A Deadly Ambush: Ex-Trooper Kills Wife, Himself; Injured Lawyer In Stable Condition
He parked his Dodge Caravan nose-out, so he could watch the lot entrance, and armed with a semiautomatic handgun, he waited.
At 9 sharp, parking attendant Elaine Eldridge opened her small ticket booth at the Court Street entrance, and about 30 minutes later, Bochicchio's wait was over. The former state trooper saw the black minivan carrying his wife, Donna, and her attorney, Julie Porzio, arrive.
As Porzio parked the van, Bochicchio walked across the pavement, opened the passenger's side door and opened fire with his .40-caliber handgun, killing the mother of his two children and wounding the Waterbury lawyer.
Finished, Bochicchio, 47, dressed in shirt and tie, raised the gun to his head and fired once more. Gravely wounded, he slumped against an adjacent vehicle and slid to the ground.
Wednesday's ambush ended what police and the couple's friends described as a protracted, bitter legal battle that began in April 2003 with Michael Bochicchio filing for divorce in Superior Court in Litchfield. The case had been transferred to Middletown where terms of an anticipated settlement leaned heavily in favor of Donna Bochicchio. The pair were due in court Wednesday.
At Hartford Hospital, shortly after 7 p.m., Bochicchio's family took him off life support and donated his organs.
Porzio, 42, wife of former Waterbury Mayor Joseph Santopietro, was listed in stable condition there, where she underwent two separate surgeries, police said. Her family gathered at their home in Waterbury while Santopietro rushed to the hospital with their two small children. Bochicchio's shot struck Porzio's raised hand, face and shoulder. One bullet deflected off her right hand and grazed her cheekbone.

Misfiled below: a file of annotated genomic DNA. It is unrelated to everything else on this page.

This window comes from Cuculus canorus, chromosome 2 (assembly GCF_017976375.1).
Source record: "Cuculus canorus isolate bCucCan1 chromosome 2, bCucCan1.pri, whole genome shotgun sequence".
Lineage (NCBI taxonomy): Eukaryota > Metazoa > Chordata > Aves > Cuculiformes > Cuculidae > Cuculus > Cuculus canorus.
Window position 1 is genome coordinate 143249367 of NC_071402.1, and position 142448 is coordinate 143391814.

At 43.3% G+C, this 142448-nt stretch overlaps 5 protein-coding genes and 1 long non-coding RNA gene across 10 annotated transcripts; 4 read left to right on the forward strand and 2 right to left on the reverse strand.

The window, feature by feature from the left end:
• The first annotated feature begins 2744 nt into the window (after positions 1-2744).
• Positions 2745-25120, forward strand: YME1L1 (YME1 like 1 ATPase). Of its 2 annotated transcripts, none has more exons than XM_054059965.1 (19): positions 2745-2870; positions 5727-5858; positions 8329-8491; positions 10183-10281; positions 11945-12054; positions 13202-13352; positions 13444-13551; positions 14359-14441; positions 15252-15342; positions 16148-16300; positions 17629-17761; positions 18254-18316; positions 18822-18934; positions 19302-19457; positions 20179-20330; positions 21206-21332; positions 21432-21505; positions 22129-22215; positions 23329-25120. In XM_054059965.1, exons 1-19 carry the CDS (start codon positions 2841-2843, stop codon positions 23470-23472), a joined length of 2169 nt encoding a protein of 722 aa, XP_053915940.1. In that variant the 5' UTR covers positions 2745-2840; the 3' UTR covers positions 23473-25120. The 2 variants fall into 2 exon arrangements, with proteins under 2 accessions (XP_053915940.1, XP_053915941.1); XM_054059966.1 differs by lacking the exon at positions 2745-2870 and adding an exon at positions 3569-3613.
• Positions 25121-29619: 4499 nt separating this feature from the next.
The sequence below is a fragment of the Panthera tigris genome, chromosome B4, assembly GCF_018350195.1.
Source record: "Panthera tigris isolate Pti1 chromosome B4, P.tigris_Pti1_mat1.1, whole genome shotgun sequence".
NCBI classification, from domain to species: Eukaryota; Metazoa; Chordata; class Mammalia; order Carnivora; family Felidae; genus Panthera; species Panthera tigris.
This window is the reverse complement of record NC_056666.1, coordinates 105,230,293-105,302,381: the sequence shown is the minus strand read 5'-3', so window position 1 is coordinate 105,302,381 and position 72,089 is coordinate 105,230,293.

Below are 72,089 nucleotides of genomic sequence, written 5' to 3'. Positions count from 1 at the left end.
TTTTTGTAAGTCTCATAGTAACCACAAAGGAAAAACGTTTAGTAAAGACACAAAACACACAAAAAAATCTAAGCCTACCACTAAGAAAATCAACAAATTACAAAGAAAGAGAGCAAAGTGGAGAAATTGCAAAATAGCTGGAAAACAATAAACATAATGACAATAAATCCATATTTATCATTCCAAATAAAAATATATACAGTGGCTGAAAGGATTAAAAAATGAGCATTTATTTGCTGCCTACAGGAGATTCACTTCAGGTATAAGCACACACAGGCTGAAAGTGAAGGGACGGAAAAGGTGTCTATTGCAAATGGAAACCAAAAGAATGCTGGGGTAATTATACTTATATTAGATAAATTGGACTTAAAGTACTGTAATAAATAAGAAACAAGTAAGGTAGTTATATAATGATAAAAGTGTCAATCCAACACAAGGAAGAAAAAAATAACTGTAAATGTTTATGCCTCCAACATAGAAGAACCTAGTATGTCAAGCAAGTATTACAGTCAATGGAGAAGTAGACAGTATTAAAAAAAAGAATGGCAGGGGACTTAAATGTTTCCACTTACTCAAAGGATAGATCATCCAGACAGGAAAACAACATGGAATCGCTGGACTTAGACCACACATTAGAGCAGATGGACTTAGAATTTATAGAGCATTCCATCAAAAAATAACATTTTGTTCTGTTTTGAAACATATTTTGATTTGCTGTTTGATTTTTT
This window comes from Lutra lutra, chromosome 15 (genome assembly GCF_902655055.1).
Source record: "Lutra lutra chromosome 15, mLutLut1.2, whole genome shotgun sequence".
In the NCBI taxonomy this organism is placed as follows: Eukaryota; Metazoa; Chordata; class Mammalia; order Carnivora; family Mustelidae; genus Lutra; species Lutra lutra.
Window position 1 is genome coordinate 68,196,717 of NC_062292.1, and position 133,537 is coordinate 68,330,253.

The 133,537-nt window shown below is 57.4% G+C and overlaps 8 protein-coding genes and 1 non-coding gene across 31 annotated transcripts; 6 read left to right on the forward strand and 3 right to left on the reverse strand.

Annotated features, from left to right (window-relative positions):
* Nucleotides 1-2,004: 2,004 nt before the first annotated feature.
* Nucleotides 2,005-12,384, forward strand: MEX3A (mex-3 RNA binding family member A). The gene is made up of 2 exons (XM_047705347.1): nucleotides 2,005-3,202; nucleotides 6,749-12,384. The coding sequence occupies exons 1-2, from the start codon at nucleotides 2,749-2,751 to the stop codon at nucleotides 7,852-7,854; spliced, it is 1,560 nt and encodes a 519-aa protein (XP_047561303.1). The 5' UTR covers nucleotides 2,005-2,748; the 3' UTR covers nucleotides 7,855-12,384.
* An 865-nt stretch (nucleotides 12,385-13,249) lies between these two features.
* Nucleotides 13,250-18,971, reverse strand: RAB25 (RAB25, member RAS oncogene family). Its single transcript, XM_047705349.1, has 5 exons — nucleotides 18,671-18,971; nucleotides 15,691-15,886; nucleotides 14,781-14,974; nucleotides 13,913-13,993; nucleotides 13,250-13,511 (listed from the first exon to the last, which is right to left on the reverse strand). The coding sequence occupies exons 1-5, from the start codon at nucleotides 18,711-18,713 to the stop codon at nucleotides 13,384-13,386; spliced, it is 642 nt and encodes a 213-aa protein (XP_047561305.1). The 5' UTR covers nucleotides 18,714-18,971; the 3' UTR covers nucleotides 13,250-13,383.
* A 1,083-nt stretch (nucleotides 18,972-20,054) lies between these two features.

The shootings -- the most serious incident in memory at the Middletown courthouse -- halted court business as police, firefighters and paramedics converged on the lot. Witnesses had heard gunshots shortly after 9:30 a.m. and saw Bochicchio lying on the pavement.
The court building was locked down for about an hour, and later in the afternoon counselors were available to speak with shaken court workers.
Some people in and around the courthouse initially mistook the sound of the gunfire for the hammering of a crew working on the courthouse air conditioning. But when the first sirens wailed and word of the shooting crackled over police radios, courthouse marshals raced around the back of the building.
By then, it was too late.
Waterbury lawyer William Brown had been gathering court files from his car and talking on his cellphone when he heard the shots and looked toward the van.
``I saw a man fall against a car. He lingered there for a while and eventually fell to the ground,'' Brown said. ``That's when I called 911.'' Brown is managing partner of Moynahan, Minnella and Tindall of Waterbury where Porzio worked for about 10 years. He did not know when he phoned police that Porzio was involved in the shooting.
About a dozen Middletown police officers, including Police Chief J. Edward Brymer, were at police headquarters just steps away from the parking lot when the call came over the radio.
Racing through an alley on foot, they found paramedics trying to revive Michael Bochicchio. Donna Bochicchio, 42, who had been shot several times, had no pulse. Porzio was conscious and moving her arms and legs.
``She was talking, so I thought right away that that was a good sign,'' Brymer said.
Middletown police are in charge of the investigation, but state police detectives went over every inch of the crime scene -- searching for bullets in shattered window glass and other evidence under bloodied papers that lined the dashboard of Porzio's van. Police found a gun on the ground next to Michael Bochicchio. Witnesses reported hearing as many as eight shots.
At midday, Middletown Mayor Domenique Thornton addressed the media in an effort to quell fears that a gunman was on the loose. Residents, she said, needed to know the incident stemmed from a domestic dispute.